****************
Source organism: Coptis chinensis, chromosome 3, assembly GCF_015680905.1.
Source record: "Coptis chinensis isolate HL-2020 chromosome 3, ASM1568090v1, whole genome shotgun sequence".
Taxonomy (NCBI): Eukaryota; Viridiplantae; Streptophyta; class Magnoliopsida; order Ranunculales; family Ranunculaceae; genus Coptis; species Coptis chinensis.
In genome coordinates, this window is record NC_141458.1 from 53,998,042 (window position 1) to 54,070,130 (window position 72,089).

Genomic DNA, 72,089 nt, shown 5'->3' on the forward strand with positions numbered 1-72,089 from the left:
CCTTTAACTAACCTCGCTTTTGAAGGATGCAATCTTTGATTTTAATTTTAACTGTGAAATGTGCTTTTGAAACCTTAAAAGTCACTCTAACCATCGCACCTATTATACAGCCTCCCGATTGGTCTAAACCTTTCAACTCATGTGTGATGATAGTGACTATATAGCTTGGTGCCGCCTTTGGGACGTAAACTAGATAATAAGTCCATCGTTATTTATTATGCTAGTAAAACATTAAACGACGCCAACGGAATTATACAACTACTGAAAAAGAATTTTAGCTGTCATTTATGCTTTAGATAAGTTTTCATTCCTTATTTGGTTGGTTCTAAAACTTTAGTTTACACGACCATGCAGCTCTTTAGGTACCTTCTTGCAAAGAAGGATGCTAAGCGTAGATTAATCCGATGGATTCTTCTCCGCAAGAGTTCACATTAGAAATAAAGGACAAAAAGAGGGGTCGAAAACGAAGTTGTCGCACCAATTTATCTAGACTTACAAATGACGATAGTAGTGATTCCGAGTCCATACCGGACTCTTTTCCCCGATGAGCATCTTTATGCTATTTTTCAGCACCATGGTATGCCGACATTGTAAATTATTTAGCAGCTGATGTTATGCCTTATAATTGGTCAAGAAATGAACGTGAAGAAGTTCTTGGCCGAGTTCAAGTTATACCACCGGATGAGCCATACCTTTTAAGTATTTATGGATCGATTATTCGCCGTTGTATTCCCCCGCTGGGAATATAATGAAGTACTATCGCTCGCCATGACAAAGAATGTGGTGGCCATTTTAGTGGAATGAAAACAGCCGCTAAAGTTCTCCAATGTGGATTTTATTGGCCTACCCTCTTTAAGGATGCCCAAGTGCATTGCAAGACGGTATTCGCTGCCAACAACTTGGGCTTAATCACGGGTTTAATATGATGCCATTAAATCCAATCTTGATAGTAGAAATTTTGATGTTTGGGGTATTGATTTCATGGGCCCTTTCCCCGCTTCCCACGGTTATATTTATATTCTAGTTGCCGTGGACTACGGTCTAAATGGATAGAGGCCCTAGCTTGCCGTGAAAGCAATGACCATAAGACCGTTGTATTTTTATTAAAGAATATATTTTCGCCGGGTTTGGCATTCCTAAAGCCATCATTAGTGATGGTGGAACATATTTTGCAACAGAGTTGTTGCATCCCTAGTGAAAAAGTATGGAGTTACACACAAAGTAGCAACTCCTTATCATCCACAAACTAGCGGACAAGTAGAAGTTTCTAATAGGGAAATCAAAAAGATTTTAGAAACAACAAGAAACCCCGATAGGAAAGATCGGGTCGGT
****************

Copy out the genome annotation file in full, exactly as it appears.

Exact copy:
Source organism: Coptis chinensis, chromosome 3, assembly GCF_015680905.1.
Source record: "Coptis chinensis isolate HL-2020 chromosome 3, ASM1568090v1, whole genome shotgun sequence".
Taxonomy (NCBI): Eukaryota; Viridiplantae; Streptophyta; class Magnoliopsida; order Ranunculales; family Ranunculaceae; genus Coptis; species Coptis chinensis.
In genome coordinates, this window is record NC_141458.1 from 53,998,042 (window position 1) to 54,070,130 (window position 72,089).

Genomic DNA, 72,089 nt, shown 5'->3' on the forward strand with positions numbered 1-72,089 from the left:
CCTTTAACTAACCTCGCTTTTGAAGGATGCAATCTTTGATTTTAATTTTAACTGTGAAATGTGCTTTTGAAACCTTAAAAGTCACTCTAACCATCGCACCTATTATACAGCCTCCCGATTGGTCTAAACCTTTCAACTCATGTGTGATGATAGTGACTATATAGCTTGGTGCCGCCTTTGGGACGTAAACTAGATAATAAGTCCATCGTTATTTATTATGCTAGTAAAACATTAAACGACGCCAACGGAATTATACAACTACTGAAAAAGAATTTTAGCTGTCATTTATGCTTTAGATAAGTTTTCATTCCTTATTTGGTTGGTTCTAAAACTTTAGTTTACACGACCATGCAGCTCTTTAGGTACCTTCTTGCAAAGAAGGATGCTAAGCGTAGATTAATCCGATGGATTCTTCTCCGCAAGAGTTCACATTAGAAATAAAGGACAAAAAGAGGGGTCGAAAACGAAGTTGTCGCACCAATTTATCTAGACTTACAAATGACGATAGTAGTGATTCCGAGTCCATACCGGACTCTTTTCCCCGATGAGCATCTTTATGCTATTTTTCAGCACCATGGTATGCCGACATTGTAAATTATTTAGCAGCTGATGTTATGCCTTATAATTGGTCAAGAAATGAACGTGAAGAAGTTCTTGGCCGAGTTCAAGTTATACCACCGGATGAGCCATACCTTTTAAGTATTTATGGATCGATTATTCGCCGTTGTATTCCCCCGCTGGGAATATAATGAAGTACTATCGCTCGCCATGACAAAGAATGTGGTGGCCATTTTAGTGGAATGAAAACAGCCGCTAAAGTTCTCCAATGTGGATTTTATTGGCCTACCCTCTTTAAGGATGCCCAAGTGCATTGCAAGACGGTATTCGCTGCCAACAACTTGGGCTTAATCACGGGTTTAATATGATGCCATTAAATCCAATCTTGATAGTAGAAATTTTGATGTTTGGGGTATTGATTTCATGGGCCCTTTCCCCGCTTCCCACGGTTATATTTATATTCTAGTTGCCGTGGACTACGGTCTAAATGGATAGAGGCCCTAGCTTGCCGTGAAAGCAATGACCATAAGACCGTTGTATTTTTATTAAAGAATATATTTTCGCCGGGTTTGGCATTCCTAAAGCCATCATTAGTGATGGTGGAACATATTTTGCAACAGAGTTGTTGCATCCCTAGTGAAAAAGTATGGAGTTACACACAAAGTAGCAACTCCTTATCATCCACAAACTAGCGGACAAGTAGAAGTTTCTAATAGGGAAATCAAAAAGATTTTAGAAACAACAAGAAACCCCGATAGGAAAGATCGGGTCGGT